Turning to the facts of this case, we find that each of the communities . . . [into which service is sought to be extended] is an independent municipal or governmental subdivision of the suburban area of Cleveland. . . . [T]hese communities are clearly and specifically separately identified in the 1960 U.S. census of population as separate municipal entities and civil divisions. On the basis of the foregoing, it is reasonable to conclude that each is a separate community for the purpose of section 74.1107.9
In another case before the FCC the following year it was argued that an operator should be allowed to extend its operations into three suburban communities because service had commenced in other parts of the urban area prior to the effective date of the rules. The FCC responded:
[The operator] asserts that most of the metropolitan or urbanized area presently receives CATV service and that section 74.1107 was not intended to prohibit the expansion of existing service into a few small, remaining "pockets" after February 15, 1966. The argument is without merit and must be rejected. Freemansburg is an incorporated community, and Ormrod and Greenawalds are distinct and identifiable, albeit unincorporated, areas. Under such circumstances, Commission approval is required before a new CATV service carrying distant signals may be commenced in any of these communities. The size of the area in which the CATV system proposes to operate, and the extent to which "grandfathered" signals are being distributed in the surrounding areas may be pertinent in determining whether a waiver of the rules is warranted. However, the commencement of service in a new area without prior Commission approval, irrespective of the size of the area, would be inconsistent with the public interest and with the objectives of section 74.1107 of the rules. Telerama, Inc., 3 F.C.C.2d 585, adopted April 29, 1966; Mission Cable TV, Inc., et al., 4 F.C.C.2d 236, released June 22, 1966.10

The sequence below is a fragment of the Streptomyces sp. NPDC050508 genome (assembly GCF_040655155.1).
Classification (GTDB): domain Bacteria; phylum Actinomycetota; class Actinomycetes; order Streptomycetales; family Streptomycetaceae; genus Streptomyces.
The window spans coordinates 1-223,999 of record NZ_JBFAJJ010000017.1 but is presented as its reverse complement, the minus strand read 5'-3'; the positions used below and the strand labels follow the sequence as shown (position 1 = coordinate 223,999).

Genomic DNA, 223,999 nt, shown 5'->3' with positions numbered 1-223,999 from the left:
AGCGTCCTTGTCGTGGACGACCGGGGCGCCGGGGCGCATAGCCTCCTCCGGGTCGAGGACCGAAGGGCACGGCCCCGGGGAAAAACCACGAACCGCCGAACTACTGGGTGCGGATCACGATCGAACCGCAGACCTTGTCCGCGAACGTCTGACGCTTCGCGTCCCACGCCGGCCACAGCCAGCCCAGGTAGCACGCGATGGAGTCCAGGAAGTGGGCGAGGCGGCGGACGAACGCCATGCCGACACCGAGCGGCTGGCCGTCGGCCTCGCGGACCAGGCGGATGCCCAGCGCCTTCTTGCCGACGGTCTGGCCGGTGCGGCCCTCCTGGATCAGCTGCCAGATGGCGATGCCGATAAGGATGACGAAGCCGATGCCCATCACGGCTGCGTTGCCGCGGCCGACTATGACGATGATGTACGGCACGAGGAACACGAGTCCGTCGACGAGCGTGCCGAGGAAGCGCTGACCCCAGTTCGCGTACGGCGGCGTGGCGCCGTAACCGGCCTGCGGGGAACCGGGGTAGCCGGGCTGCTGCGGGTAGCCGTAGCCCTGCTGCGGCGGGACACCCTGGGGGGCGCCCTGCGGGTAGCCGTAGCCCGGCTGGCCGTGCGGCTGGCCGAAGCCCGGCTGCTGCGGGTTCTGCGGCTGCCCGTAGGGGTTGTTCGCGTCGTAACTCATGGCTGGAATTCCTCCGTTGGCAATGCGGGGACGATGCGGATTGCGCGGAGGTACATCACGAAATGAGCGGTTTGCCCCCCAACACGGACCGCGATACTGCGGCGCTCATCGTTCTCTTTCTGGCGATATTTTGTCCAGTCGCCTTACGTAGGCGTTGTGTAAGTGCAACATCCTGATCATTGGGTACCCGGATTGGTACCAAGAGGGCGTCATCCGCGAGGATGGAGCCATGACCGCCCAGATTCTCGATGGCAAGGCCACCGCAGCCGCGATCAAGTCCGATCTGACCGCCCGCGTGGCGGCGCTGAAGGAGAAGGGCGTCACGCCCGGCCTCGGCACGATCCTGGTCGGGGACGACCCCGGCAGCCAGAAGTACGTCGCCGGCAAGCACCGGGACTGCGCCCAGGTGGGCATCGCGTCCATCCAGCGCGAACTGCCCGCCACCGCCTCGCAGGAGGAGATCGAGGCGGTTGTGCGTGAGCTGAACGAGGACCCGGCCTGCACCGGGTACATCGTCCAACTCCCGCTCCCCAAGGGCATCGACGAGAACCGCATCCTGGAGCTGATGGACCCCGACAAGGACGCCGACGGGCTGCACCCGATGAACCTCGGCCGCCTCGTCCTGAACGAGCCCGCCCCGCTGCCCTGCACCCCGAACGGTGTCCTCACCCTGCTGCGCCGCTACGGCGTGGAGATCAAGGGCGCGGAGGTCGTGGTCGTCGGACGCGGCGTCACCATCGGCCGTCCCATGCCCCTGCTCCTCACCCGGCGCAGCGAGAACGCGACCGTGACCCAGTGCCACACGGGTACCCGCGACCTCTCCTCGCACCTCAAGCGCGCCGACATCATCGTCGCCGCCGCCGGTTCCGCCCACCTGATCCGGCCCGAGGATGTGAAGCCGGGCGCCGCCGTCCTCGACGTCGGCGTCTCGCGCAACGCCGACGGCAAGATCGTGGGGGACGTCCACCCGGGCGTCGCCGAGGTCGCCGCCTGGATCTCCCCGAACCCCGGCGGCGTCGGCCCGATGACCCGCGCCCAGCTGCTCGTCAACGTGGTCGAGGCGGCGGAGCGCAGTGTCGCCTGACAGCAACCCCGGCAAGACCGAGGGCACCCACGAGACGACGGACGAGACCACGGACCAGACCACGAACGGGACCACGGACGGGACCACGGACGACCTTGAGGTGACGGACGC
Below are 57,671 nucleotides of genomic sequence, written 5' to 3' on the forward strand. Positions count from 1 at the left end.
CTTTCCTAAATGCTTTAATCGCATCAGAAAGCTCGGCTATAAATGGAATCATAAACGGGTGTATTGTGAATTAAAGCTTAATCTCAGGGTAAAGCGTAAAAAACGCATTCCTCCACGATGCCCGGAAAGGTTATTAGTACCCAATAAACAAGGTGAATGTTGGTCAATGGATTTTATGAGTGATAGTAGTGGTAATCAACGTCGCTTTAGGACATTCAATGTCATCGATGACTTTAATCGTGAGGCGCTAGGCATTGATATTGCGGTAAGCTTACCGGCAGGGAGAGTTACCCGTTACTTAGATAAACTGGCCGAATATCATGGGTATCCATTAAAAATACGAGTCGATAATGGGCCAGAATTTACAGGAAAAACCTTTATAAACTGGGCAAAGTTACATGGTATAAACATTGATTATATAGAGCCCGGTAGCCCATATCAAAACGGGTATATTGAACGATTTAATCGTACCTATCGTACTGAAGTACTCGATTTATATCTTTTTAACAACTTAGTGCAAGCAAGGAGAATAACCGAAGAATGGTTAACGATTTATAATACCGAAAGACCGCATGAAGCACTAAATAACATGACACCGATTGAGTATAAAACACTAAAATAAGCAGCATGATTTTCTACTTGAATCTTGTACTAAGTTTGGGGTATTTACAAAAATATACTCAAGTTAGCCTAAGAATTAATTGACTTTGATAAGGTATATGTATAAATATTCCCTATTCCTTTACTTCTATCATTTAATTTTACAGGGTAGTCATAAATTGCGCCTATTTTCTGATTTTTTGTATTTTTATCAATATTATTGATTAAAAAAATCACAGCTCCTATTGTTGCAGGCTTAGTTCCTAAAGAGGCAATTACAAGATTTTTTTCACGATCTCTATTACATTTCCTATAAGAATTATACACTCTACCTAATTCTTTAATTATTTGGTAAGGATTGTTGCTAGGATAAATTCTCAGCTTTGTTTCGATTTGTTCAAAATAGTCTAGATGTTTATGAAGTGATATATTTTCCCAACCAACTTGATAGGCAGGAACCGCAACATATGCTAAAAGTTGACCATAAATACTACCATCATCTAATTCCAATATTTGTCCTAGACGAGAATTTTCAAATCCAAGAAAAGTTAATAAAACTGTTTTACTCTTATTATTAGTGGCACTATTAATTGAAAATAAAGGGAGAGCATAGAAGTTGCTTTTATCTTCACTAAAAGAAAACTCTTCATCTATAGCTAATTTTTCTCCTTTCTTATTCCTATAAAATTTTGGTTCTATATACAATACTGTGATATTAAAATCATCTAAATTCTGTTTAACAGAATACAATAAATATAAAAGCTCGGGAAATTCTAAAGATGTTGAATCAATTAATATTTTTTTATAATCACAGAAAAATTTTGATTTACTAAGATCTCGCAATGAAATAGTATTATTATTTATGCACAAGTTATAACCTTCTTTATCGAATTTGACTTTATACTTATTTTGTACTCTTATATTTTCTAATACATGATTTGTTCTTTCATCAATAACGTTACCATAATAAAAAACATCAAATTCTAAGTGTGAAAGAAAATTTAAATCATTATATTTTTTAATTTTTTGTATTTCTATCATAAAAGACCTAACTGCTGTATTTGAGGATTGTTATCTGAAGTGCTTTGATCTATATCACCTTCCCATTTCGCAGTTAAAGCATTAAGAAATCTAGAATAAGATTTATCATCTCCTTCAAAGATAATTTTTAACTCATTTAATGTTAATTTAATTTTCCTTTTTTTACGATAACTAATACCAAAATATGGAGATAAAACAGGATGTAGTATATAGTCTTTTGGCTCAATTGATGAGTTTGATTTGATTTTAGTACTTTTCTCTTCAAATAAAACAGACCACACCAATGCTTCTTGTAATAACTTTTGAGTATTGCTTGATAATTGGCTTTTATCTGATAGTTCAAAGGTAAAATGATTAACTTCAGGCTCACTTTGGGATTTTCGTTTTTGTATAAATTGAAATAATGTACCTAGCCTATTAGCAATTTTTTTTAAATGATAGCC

The two decisions quoted above, as well as others,11 reveal that the FCC has consistently held expansion into a separately incorporated community as being the same as expansion "into another community." Significantly, both of these decisions were rendered prior to appellant's expansion into Ashley Borough.12 Appellant was aware that Ashley Borough was a separately incorporated community. The prior FCC pronouncements quoted should have at least warned appellant that his expansion might be unlawful. Nonetheless, appellant apparently proceeded with his expansion without considering the legal implications of his action.